Spinning the Guard

September 16, 2004

IF POLITICS were logical, President Bush might be expected to steer clear of any assemblage of National Guard members.

After all, he's ordered the largest overseas deployment of Guard troops since World War II -- they now constitute one-third of U.S. forces in Iraq and Afghanistan -- and he's extended their tours so often that guardsmen and women have been subject to a de facto draft.

Further, the administration stoutly resisted congressional efforts to expand military health care benefits for Guard members and their families.

Then there's that murky business about Mr. Bush's own days in the National Guard. The current flap about related memos notwithstanding, there's no dispute that Mr. Bush was able to avoid service in Vietnam by landing what was then a coveted spot in the Guard, and that his attendance record was spotty.

But in an arena where style matters more than substance, Mr. Bush didn't dodge this record. He marched right into a conference of the National Guard Association this week and boasted about it.

He was proud, he said, to be one of 19 presidents who served in the Guard; he sympathized with the hardships of call-ups, alerts and mobilizations; and he claimed credit for extending military health benefits to Guard families 90 days before and six months after active-duty service -- though Congress all but shoved the provision down his throat.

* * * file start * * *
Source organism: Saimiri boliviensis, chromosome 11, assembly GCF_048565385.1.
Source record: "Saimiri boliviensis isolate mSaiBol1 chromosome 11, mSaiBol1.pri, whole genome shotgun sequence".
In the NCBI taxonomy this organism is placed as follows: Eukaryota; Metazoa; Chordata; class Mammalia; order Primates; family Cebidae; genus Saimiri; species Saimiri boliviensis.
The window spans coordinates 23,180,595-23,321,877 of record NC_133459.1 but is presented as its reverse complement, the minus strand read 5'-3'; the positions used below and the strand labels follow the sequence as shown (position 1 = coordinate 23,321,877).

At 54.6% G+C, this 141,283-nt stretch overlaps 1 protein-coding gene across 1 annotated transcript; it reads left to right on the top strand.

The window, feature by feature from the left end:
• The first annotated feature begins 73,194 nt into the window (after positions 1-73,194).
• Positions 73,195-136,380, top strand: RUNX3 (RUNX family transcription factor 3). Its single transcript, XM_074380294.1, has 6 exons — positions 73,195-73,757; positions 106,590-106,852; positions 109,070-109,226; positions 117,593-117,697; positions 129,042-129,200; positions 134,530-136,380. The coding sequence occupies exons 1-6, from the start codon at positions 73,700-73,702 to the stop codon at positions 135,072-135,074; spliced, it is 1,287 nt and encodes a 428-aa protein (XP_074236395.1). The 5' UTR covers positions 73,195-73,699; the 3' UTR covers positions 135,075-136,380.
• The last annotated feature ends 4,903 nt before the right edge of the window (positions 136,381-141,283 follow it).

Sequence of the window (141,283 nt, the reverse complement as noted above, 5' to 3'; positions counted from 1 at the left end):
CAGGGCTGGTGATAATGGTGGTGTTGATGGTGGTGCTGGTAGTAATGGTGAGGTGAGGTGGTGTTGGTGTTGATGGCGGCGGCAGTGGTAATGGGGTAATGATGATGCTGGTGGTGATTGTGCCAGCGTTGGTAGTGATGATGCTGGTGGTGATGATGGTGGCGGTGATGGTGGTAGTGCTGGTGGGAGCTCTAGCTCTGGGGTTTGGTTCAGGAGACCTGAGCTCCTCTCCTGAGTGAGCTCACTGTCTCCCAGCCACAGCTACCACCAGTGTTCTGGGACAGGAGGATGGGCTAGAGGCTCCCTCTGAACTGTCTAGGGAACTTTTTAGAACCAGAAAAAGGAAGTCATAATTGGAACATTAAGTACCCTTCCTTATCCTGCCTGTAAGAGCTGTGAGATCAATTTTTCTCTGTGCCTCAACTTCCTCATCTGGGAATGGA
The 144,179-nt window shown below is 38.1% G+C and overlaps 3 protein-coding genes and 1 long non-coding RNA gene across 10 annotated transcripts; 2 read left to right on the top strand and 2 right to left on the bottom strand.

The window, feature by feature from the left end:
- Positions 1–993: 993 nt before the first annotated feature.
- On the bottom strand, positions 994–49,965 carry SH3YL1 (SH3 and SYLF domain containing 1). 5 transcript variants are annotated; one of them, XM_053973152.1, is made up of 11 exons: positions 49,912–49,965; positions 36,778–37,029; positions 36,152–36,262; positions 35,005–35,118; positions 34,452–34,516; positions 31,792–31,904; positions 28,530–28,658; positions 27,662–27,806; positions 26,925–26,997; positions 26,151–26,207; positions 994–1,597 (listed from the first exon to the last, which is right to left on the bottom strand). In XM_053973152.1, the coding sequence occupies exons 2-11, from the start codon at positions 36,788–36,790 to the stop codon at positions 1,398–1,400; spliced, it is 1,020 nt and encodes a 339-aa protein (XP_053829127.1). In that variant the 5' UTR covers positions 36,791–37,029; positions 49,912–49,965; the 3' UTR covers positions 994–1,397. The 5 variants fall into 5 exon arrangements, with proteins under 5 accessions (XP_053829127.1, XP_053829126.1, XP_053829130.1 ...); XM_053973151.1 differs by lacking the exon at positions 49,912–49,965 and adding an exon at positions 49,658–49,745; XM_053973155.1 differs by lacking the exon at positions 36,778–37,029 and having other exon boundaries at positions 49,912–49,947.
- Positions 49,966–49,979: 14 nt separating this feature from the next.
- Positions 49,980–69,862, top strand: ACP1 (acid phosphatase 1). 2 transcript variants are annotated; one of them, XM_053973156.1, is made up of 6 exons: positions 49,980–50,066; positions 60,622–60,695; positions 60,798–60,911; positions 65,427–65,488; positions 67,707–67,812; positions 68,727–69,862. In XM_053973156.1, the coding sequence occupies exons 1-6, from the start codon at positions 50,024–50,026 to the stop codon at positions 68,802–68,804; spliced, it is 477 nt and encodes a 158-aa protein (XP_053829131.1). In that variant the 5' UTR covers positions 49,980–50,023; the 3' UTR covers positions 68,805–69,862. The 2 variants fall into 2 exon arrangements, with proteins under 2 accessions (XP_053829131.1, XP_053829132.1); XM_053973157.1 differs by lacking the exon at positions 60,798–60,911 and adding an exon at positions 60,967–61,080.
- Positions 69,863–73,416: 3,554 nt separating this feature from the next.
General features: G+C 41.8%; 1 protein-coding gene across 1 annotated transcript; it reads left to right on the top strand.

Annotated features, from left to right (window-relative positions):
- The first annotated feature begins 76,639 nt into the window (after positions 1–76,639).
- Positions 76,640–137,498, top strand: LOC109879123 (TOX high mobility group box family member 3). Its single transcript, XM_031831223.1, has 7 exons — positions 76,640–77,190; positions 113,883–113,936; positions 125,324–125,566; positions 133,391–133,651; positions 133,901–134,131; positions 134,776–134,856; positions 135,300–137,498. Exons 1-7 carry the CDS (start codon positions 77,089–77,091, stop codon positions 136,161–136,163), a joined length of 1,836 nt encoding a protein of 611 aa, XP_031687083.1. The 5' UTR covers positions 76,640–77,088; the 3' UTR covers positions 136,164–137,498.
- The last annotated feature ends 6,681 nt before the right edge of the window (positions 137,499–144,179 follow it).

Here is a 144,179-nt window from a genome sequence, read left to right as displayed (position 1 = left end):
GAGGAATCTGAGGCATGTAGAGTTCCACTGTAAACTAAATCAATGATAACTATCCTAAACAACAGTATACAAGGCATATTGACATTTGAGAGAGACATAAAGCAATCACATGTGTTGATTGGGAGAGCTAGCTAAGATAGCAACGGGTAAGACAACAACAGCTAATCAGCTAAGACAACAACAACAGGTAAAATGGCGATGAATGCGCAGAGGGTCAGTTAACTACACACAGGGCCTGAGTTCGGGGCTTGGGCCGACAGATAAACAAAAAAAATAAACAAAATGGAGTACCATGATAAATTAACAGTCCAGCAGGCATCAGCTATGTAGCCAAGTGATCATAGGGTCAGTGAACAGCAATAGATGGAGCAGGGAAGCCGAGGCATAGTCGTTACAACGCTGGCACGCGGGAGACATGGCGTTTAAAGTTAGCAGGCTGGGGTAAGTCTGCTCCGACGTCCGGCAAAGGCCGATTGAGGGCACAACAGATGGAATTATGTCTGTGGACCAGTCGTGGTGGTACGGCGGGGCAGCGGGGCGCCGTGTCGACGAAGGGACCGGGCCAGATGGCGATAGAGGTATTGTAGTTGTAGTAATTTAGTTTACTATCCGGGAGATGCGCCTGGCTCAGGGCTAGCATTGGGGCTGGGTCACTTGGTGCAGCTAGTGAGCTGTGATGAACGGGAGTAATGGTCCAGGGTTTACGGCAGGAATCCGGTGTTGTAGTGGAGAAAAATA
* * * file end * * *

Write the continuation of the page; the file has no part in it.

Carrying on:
You've got to admire the guy's nerve. He's clearly calculated that if he acts like he's got nothing to feel guilty about, people will assume that's the case. Certainly, he got no complaints from the audience, which cheered him heartily.

In fact, polls show Mr. Bush has a large and growing lead among veterans in his contest with Democratic nominee John Kerry, a decorated veteran who volunteered for combat duty in Vietnam.

Mr. Kerry is expected to address the National Guard conference today, focusing on Mr. Bush's "go it alone" war in Iraq, which he calls a "catastrophic" decision that has resulted in the loss of more than 1,000 U.S. troops and has needlessly overextended Guard and Reserve forces. The challenger is supported in that view by a group called Military Families Speak Out, which argues that Guard members who signed up to "stay at home and serve their country" should never have been sent overseas.

But in the through-the-looking-glass world of politics, Mr. Kerry has been unable to strike a chord with most of the military folks who should be a natural constituency. They've been more receptive to attacks on his combat heroism than to questions about Mr. Bush's stateside service, and tell pollsters they are more comfortable with Mr. Bush as commander in chief.

Seems like acting the part shouldn't be more important than living it, but perhaps that makes too much sense.

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